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Tilting at Windmills

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November 24, 2008

OBAMA INTRODUCES HIS ECONOMIC TEAM.... For all the talk we've heard in recent weeks about possible cabinet selections, today was the first and most meaningful announcement to date about the president-elect's team.

President-elect Barack Obama said Monday that the country is facing an "economic crisis of historic proportions," and unveiled the team he has chosen to help get the economy back on track.

Obama said he sought leaders who share his fundamental belief that "we cannot have a thriving Wall Street without a thriving Main Street." [...]

Details of the plan are still being worked out by his economic team, Obama said, but he hopes to sign the two-year, nationwide plan shortly after taking office January 20.

The president-elect said Monday that he has asked his newly formed economic team to develop recommendations for his plan and to consult with Congress, the current administration and the Federal Reserve on immediate economic developments over the next two months.

To that end, Obama announced his selection of Timothy Geithner as Secretary of the Treasury; Lawrence Summers as the Director of our National Economic Council; Christina Romer as Chair of the Council of Economic Advisors; and Melody Barnes as Director of the Domestic Policy Council.

Geithner and Summers are fairly well established figures and have been slated for these positions since last week, but Romer and Barnes are arguably less well known. Mike Allen and Jackie Calmes had helpful items on Romer's background.

But it's Barnes, moving to the White House by way of the Center for American Progress, who's of particular interest. Yglesias had a good post on Barnes and the Domestic Policy Council.

The DPC is in charge of interagency coordination and policy formation for such topics as education, immigration, criminal justice, and health care -- in short, domestic policy. This hasn't been a very high-profile role under the Bush administration since Bush doesn't really believe in domestic policy aside from tax cuts, but for an administration that's trying to play a constructive role in American life it's a very important job. [...]

Barnes has some of the liberal credentials that people have seen lacking in some other Obama appointments. She served as Chief Counsel to Ted Kennedy on the Senate Judiciary Committee from 1995 to 2003, was CAP's Executive Vice President for Policy, and then left to join Obama's campaign as policy director.

Steve Benen 12:50 PM Permalink | Trackbacks | Comments (19)

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Seeing the Fed has pledged approximately $7.5 trillion to cover this financial mess, and as all outstanding first mortgages in the US amount to approximately $9.5 trillion, the Obama team need only come up with $2 trillion more and simply pay off all outstanding first mortgages. This would resolve most of the subprime problem, create a whole new group of people who can start spending their new-found excess monthly income to help jump start the economy, help both wall street and main street, and allow many folks to start the credit chase all over again, further boosting the economy.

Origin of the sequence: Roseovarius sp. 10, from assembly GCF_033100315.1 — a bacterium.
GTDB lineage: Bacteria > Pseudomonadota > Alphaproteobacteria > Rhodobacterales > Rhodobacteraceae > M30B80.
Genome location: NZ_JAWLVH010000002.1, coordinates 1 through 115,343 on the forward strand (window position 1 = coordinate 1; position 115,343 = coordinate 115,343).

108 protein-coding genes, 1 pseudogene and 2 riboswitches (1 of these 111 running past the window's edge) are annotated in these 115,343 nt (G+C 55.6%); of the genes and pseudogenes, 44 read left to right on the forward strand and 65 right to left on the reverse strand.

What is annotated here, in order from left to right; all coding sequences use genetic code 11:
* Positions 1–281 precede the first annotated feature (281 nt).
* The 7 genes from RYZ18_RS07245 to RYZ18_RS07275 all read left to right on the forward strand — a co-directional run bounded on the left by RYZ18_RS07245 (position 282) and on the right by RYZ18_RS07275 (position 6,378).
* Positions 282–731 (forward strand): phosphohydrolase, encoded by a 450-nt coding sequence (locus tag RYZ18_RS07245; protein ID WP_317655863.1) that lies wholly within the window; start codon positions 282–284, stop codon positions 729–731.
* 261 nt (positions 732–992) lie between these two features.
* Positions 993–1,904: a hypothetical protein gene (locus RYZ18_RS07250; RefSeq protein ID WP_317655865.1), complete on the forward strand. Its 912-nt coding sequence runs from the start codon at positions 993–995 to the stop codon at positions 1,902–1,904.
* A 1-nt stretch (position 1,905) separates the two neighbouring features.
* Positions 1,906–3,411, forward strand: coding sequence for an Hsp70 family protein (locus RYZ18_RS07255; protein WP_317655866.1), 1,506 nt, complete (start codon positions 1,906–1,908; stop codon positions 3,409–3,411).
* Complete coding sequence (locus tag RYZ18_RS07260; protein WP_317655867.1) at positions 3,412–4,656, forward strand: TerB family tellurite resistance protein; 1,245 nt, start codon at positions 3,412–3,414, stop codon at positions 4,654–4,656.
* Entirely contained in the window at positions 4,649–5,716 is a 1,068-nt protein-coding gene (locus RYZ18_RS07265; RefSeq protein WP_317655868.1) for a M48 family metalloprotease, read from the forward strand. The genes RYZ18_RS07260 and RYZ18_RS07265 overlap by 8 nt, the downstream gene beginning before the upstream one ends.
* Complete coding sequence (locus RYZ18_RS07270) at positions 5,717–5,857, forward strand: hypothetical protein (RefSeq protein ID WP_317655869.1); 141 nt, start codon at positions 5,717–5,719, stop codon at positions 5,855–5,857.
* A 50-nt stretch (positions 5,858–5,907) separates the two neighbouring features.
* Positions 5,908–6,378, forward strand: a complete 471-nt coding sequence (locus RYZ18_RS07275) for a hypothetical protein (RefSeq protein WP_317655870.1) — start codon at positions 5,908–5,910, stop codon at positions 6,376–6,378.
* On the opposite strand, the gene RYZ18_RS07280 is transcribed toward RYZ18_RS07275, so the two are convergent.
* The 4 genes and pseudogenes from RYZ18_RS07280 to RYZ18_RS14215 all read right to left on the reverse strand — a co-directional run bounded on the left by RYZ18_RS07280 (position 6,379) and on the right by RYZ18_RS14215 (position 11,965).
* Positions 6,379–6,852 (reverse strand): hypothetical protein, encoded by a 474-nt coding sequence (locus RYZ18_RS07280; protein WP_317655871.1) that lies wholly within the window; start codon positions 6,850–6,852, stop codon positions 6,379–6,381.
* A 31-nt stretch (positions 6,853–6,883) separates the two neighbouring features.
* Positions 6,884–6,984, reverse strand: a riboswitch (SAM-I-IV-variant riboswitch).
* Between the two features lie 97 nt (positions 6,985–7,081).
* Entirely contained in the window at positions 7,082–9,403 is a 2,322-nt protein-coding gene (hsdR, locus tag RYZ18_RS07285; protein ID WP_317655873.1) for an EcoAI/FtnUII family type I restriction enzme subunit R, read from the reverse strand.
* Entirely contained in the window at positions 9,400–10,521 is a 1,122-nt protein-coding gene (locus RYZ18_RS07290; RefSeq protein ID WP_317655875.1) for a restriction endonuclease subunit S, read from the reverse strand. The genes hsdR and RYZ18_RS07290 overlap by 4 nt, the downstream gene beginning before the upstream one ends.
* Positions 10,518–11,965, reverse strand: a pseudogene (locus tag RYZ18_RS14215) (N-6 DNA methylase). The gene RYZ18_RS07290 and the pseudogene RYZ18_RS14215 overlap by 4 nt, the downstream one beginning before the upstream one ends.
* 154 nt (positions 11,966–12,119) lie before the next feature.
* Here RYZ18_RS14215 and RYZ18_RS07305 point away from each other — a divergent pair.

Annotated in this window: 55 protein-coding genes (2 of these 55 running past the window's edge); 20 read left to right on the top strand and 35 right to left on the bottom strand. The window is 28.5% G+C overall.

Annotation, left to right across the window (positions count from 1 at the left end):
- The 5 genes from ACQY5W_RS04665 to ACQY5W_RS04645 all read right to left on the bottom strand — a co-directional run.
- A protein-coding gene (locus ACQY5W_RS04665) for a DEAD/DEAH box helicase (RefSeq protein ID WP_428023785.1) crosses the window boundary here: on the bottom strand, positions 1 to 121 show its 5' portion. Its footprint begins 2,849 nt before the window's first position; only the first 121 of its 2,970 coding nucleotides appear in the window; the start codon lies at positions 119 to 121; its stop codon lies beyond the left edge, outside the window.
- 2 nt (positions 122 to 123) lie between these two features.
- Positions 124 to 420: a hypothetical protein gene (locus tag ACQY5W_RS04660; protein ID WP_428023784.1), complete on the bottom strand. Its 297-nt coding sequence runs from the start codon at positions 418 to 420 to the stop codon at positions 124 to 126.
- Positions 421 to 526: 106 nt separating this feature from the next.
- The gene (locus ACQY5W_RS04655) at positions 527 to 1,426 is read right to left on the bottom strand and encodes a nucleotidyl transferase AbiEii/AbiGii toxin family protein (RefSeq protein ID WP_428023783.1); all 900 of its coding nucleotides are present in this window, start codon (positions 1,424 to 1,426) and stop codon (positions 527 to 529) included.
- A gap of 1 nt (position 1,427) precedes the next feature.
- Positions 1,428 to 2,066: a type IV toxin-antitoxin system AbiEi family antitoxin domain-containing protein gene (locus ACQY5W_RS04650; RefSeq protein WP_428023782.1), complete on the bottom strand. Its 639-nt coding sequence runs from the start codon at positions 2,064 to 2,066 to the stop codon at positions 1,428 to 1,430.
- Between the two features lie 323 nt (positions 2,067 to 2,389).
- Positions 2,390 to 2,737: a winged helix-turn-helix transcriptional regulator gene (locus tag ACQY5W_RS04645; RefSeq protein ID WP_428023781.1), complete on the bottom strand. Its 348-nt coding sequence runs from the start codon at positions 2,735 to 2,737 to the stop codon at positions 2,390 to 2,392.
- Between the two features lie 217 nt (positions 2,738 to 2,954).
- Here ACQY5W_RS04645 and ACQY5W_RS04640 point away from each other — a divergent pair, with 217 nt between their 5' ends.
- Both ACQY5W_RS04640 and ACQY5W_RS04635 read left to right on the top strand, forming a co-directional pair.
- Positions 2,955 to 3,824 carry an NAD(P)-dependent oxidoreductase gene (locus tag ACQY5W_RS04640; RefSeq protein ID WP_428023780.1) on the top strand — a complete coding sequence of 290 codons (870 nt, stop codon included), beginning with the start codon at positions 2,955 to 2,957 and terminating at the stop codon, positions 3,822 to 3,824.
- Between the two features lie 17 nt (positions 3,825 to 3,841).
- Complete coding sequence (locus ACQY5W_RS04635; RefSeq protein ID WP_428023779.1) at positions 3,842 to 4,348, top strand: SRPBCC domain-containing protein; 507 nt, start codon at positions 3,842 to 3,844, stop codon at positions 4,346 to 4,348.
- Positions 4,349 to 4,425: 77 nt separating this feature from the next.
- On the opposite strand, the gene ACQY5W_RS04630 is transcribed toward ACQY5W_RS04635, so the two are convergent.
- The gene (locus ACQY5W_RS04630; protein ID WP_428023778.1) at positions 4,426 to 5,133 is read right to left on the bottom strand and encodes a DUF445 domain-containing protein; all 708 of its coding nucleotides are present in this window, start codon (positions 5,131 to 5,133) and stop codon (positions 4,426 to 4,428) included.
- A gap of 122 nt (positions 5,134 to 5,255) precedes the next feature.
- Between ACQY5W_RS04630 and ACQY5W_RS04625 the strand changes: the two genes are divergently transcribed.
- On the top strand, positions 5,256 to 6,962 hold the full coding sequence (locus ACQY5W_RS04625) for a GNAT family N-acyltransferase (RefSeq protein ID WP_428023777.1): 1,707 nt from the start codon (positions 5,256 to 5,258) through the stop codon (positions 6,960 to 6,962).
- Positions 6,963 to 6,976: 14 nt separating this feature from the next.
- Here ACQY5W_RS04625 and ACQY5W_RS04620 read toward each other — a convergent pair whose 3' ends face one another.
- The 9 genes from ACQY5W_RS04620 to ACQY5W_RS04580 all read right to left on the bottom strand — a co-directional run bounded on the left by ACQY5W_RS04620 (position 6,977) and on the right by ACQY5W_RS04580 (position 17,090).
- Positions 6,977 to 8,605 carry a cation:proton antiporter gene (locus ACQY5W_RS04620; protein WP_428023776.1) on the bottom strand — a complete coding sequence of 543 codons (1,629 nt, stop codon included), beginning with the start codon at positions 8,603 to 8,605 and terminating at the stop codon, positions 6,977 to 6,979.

Posted by: bubba on November 24, 2008 at 1:09 PM | PERMALINK

Please. It’s Larry and the Seven Dwarves, along with Kool-Aid drinkers trying to explain away this non-ironic irony alert pull quote, from the Head Cheese:

Obama said that recent news “has made it even more clear that we are facing an economic crisis of historic proportions.”

And, his economic puppetmaster is the guy who, more than any other single alleged Democrat, yes, even more than Robert Rubin, is responsible for this “economic crisis of historic proportions.”

Posted by: SocraticGadfly on November 24, 2008 at 1:14 PM | PERMALINK

Steve, you need to read through the comments to Iglesias' post, to get a contrary view about Barnes, too:

Melody Barnes is one of the slowest, least impressive liberal minds out there. You all must remember her from the OJ Simpson trial days. She was one of CNN’s talking heads, a lawyer brought on to opine on the day-to-day testimony with Leo Terrell. Her insights and how she presented them were so shallow and muddled that by the end of the trial her appearances had been all but phased out.

This is really astonishing, and we should all be demanding in-depth explanations from Obama about his intentions. Yeah, it should have happened during the campaign, but we let the media and Obama (and McCain) control what we should know.

Posted by: SocraticGadfly on November 24, 2008 at 1:18 PM | PERMALINK

The otehr good thing about Barnes is she is a recognized scholar on the New Deal, so if there's anyone around Obama likely to "get it" about how FDR didn't do enough (as has been discussed elsewhere on the blog), she's it, and she's well-placed to act on that belief.

Posted by: TCinLA on November 24, 2008 at 1:20 PM | PERMALINK